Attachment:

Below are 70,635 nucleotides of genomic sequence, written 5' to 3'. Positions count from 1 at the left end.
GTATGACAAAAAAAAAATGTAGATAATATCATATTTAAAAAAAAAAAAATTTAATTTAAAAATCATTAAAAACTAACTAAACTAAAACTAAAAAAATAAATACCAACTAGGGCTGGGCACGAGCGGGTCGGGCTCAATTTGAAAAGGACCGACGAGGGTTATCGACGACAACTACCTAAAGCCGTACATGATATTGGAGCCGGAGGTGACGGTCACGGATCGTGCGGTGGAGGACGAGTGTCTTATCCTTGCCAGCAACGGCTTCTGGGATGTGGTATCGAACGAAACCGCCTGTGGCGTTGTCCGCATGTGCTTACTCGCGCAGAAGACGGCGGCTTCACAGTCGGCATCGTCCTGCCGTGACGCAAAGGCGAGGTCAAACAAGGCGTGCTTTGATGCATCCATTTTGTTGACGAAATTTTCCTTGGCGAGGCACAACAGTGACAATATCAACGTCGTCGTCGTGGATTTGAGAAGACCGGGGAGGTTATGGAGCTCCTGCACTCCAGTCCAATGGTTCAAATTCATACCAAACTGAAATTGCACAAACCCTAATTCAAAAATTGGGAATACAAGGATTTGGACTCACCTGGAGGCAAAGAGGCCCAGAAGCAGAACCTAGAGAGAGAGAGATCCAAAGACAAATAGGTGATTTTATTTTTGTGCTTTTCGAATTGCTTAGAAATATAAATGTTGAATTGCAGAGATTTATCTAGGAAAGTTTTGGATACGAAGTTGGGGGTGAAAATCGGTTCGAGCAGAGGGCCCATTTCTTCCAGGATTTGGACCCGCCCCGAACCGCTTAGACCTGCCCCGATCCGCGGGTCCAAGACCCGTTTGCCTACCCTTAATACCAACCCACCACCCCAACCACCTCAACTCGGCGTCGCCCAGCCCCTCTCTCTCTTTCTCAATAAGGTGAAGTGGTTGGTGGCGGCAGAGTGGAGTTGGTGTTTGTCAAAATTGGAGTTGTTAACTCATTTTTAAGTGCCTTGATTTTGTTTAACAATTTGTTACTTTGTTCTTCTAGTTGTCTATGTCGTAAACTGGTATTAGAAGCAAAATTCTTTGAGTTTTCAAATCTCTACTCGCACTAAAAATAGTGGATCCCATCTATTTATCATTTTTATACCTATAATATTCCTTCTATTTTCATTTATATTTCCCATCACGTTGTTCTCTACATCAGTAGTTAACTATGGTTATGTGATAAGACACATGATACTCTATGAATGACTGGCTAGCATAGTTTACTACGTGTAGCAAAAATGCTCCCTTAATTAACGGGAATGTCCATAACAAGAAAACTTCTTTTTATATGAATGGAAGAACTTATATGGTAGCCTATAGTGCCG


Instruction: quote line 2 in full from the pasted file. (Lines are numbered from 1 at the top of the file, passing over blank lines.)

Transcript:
GTATGACAAAAAAAAAATGTAGATAATATCATATTTAAAAAAAAAAAAATTTAATTTAAAAATCATTAAAAACTAACTAAACTAAAACTAAAAAAATAAATACCAACTAGGGCTGGGCACGAGCGGGTCGGGCTCAATTTGAAAAGGACCGACGAGGGTTATCGACGACAACTACCTAAAGCCGTACATGATATTGGAGCCGGAGGTGACGGTCACGGATCGTGCGGTGGAGGACGAGTGTCTTATCCTTGCCAGCAACGGCTTCTGGGATGTGGTATCGAACGAAACCGCCTGTGGCGTTGTCCGCATGTGCTTACTCGCGCAGAAGACGGCGGCTTCACAGTCGGCATCGTCCTGCCGTGACGCAAAGGCGAGGTCAAACAAGGCGTGCTTTGATGCATCCATTTTGTTGACGAAATTTTCCTTGGCGAGGCACAACAGTGACAATATCAACGTCGTCGTCGTGGATTTGAGAAGACCGGGGAGGTTATGGAGCTCCTGCACTCCAGTCCAATGGTTCAAATTCATACCAAACTGAAATTGCACAAACCCTAATTCAAAAATTGGGAATACAAGGATTTGGACTCACCTGGAGGCAAAGAGGCCCAGAAGCAGAACCTAGAGAGAGAGAGATCCAAAGACAAATAGGTGATTTTATTTTTGTGCTTTTCGAATTGCTTAGAAATATAAATGTTGAATTGCAGAGATTTATCTAGGAAAGTTTTGGATACGAAGTTGGGGGTGAAAATCGGTTCGAGCAGAGGGCCCATTTCTTCCAGGATTTGGACCCGCCCCGAACCGCTTAGACCTGCCCCGATCCGCGGGTCCAAGACCCGTTTGCCTACCCTTAATACCAACCCACCACCCCAACCACCTCAACTCGGCGTCGCCCAGCCCCTCTCTCTCTTTCTCAATAAGGTGAAGTGGTTGGTGGCGGCAGAGTGGAGTTGGTGTTTGTCAAAATTGGAGTTGTTAACTCATTTTTAAGTGCCTTGATTTTGTTTAACAATTTGTTACTTTGTTCTTCTAGTTGTCTATGTCGTAAACTGGTATTAGAAGCAAAATTCTTTGAGTTTTCAAATCTCTACTCGCACTAAAAATAGTGGATCCCATCTATTTATCATTTTTATACCTATAATATTCCTTCTATTTTCATTTATATTTCCCATCACGTTGTTCTCTACATCAGTAGTTAACTATGGTTATGTGATAAGACACATGATACTCTATGAATGACTGGCTAGCATAGTTTACTACGTGTAGCAAAAATGCTCCCTTAATTAACGGGAATGTCCATAACAAGAAAACTTCTTTTTATATGAATGGAAGAACTTATATGGTAGCCTATAGTGCCG